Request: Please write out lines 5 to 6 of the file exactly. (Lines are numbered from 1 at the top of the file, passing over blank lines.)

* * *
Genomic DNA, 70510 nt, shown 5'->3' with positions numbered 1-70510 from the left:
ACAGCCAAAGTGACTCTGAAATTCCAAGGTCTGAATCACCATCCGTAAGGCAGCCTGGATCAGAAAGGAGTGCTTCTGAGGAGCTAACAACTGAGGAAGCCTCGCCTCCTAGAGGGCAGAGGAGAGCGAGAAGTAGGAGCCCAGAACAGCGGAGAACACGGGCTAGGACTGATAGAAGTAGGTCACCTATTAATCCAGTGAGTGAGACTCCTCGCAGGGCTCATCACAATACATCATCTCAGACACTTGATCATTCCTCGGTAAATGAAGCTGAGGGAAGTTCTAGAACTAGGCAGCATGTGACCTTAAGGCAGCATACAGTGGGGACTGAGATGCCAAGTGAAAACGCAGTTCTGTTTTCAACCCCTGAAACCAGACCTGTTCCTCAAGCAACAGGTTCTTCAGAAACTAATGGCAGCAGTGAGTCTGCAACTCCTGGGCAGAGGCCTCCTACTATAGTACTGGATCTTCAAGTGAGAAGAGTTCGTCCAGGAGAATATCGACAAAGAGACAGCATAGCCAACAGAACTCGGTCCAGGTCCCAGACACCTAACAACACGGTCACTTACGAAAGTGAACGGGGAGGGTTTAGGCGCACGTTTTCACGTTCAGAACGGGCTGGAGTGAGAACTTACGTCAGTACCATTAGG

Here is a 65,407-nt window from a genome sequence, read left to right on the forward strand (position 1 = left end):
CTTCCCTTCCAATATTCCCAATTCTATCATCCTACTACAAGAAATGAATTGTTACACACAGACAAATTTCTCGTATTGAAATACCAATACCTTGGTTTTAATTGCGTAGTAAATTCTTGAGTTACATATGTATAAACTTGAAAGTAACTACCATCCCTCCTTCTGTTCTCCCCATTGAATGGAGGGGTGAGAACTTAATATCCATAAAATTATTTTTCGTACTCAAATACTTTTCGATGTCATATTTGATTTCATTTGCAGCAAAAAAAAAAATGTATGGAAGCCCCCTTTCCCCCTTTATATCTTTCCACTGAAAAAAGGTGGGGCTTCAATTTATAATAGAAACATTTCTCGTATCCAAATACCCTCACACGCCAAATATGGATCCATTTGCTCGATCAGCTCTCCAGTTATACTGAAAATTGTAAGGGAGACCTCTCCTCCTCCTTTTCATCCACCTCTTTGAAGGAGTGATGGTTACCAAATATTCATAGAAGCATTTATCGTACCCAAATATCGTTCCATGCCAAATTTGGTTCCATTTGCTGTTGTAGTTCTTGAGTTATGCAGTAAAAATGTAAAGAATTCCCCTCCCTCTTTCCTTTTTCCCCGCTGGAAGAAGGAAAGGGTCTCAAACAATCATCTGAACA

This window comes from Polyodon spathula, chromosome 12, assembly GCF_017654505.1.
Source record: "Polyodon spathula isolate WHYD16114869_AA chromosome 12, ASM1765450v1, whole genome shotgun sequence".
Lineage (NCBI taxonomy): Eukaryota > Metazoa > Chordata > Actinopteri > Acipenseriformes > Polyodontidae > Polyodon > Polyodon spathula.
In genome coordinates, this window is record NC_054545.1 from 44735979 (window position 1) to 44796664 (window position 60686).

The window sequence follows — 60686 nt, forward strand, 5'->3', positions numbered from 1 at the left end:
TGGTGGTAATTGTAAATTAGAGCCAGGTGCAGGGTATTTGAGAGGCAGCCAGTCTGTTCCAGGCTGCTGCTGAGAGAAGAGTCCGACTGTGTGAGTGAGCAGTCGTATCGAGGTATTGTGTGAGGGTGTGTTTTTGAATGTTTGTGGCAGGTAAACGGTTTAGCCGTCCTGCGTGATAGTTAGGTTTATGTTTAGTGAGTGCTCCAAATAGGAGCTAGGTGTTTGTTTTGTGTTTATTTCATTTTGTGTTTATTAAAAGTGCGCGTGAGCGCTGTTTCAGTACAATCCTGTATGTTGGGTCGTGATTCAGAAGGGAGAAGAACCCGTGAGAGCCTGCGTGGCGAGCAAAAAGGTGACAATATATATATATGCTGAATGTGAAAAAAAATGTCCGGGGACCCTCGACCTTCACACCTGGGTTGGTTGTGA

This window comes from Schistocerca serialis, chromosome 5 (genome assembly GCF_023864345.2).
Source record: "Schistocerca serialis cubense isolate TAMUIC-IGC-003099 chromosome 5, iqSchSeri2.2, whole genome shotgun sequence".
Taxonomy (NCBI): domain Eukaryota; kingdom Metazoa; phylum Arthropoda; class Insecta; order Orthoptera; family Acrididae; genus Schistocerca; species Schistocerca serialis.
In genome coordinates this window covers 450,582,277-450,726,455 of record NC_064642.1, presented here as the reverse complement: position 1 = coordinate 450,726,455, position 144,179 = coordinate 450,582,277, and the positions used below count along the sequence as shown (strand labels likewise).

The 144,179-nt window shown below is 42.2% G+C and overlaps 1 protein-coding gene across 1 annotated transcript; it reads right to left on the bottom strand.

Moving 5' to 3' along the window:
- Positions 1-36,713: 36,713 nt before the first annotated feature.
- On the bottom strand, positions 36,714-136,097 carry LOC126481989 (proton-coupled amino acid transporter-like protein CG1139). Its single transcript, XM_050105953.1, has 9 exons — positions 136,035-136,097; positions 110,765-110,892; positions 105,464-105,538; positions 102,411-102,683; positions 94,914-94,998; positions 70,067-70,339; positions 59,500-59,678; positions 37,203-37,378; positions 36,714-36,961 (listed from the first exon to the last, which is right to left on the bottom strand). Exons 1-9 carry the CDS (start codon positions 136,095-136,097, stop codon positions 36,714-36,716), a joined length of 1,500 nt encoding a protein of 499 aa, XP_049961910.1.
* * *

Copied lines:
This window comes from Polyodon spathula, chromosome 12, assembly GCF_017654505.1.
Source record: "Polyodon spathula isolate WHYD16114869_AA chromosome 12, ASM1765450v1, whole genome shotgun sequence".